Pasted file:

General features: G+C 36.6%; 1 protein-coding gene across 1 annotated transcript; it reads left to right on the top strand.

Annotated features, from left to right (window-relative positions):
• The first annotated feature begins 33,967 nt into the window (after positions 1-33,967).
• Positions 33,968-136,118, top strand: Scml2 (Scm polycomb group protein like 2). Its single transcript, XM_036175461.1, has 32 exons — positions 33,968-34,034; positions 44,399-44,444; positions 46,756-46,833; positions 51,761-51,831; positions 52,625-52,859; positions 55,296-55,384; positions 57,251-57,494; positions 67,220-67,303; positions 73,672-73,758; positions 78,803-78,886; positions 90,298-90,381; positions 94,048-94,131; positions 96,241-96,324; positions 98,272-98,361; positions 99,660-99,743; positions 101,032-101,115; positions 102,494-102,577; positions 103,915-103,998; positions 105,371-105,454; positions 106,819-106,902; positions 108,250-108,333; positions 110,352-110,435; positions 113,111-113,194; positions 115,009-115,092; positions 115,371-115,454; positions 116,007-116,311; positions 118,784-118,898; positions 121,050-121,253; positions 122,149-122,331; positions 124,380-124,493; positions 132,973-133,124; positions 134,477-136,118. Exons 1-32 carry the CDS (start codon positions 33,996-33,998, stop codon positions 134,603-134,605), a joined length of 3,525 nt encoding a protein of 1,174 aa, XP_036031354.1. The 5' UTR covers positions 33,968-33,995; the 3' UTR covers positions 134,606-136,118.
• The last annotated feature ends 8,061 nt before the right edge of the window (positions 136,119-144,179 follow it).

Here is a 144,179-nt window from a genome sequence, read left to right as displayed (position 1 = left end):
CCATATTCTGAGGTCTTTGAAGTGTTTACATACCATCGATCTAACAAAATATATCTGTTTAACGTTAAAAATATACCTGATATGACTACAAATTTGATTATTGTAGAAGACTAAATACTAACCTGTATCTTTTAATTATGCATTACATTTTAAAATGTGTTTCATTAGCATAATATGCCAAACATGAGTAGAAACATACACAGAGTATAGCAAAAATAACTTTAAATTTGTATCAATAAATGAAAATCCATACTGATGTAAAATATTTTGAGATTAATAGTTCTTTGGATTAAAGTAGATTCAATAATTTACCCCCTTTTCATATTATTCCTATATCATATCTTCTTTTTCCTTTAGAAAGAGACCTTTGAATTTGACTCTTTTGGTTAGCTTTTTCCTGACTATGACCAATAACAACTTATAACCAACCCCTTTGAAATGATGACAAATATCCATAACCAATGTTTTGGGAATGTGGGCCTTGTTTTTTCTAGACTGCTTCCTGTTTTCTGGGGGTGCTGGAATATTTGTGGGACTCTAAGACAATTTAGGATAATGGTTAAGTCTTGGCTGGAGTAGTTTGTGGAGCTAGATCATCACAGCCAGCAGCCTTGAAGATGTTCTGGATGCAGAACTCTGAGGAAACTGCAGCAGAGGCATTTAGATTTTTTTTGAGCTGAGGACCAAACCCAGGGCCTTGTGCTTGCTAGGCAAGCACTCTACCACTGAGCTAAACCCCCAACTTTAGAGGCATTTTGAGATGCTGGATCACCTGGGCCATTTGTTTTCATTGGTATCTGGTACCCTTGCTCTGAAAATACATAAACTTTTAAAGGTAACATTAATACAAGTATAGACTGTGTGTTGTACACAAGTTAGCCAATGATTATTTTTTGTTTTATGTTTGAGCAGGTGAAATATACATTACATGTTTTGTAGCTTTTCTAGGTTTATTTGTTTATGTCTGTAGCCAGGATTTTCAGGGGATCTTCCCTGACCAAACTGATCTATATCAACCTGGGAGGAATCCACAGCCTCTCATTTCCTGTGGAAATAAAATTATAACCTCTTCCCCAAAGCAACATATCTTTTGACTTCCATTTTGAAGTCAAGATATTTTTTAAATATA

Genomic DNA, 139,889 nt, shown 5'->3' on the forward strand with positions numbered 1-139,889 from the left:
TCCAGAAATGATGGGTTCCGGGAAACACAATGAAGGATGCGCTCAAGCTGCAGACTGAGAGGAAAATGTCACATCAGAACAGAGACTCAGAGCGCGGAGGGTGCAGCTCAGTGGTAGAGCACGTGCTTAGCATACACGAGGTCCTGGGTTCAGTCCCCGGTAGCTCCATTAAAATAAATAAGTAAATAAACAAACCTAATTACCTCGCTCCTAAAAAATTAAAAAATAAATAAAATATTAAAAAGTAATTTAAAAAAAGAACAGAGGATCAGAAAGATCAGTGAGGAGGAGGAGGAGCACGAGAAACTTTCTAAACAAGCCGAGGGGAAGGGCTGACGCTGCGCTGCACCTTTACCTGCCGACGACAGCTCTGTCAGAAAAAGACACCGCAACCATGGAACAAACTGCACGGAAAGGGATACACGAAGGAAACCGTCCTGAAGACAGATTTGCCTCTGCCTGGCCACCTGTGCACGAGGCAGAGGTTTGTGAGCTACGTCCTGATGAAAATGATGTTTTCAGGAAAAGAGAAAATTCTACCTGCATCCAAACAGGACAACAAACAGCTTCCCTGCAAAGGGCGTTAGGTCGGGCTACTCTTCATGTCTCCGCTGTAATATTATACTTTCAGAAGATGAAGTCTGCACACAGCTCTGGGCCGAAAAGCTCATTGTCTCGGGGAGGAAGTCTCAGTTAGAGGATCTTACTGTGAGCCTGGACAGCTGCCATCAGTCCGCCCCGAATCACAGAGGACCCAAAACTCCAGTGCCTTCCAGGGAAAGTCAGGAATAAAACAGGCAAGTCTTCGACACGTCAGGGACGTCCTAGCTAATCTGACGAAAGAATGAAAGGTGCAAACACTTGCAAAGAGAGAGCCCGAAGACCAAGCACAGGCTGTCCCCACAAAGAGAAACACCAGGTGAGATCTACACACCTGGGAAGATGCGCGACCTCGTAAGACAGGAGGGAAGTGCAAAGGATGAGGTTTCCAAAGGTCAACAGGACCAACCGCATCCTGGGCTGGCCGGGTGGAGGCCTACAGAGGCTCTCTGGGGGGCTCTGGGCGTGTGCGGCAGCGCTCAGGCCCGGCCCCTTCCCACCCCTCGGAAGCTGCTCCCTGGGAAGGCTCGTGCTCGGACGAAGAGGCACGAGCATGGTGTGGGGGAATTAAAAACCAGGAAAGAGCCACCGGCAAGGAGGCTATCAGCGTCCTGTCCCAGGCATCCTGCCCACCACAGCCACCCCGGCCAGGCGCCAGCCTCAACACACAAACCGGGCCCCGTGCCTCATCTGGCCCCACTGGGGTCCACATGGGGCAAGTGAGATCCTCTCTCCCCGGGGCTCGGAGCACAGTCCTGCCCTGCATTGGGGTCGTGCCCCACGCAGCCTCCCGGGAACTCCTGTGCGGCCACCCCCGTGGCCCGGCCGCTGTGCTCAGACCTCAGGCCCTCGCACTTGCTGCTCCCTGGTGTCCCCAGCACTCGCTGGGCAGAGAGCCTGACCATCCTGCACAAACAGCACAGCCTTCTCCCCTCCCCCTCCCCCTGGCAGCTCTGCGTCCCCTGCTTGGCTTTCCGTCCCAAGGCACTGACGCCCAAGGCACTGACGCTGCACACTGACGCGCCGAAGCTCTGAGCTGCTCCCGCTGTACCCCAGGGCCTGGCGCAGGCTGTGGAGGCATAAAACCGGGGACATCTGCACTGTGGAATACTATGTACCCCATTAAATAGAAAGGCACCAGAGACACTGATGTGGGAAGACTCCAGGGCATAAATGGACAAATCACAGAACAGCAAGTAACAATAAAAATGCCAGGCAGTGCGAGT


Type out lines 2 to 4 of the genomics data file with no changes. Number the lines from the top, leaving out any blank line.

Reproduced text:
Annotated features, from left to right (window-relative positions):
• The first annotated feature begins 33,967 nt into the window (after positions 1-33,967).
• Positions 33,968-136,118, top strand: Scml2 (Scm polycomb group protein like 2). Its single transcript, XM_036175461.1, has 32 exons — positions 33,968-34,034; positions 44,399-44,444; positions 46,756-46,833; positions 51,761-51,831; positions 52,625-52,859; positions 55,296-55,384; positions 57,251-57,494; positions 67,220-67,303; positions 73,672-73,758; positions 78,803-78,886; positions 90,298-90,381; positions 94,048-94,131; positions 96,241-96,324; positions 98,272-98,361; positions 99,660-99,743; positions 101,032-101,115; positions 102,494-102,577; positions 103,915-103,998; positions 105,371-105,454; positions 106,819-106,902; positions 108,250-108,333; positions 110,352-110,435; positions 113,111-113,194; positions 115,009-115,092; positions 115,371-115,454; positions 116,007-116,311; positions 118,784-118,898; positions 121,050-121,253; positions 122,149-122,331; positions 124,380-124,493; positions 132,973-133,124; positions 134,477-136,118. Exons 1-32 carry the CDS (start codon positions 33,996-33,998, stop codon positions 134,603-134,605), a joined length of 3,525 nt encoding a protein of 1,174 aa, XP_036031354.1. The 5' UTR covers positions 33,968-33,995; the 3' UTR covers positions 134,606-136,118.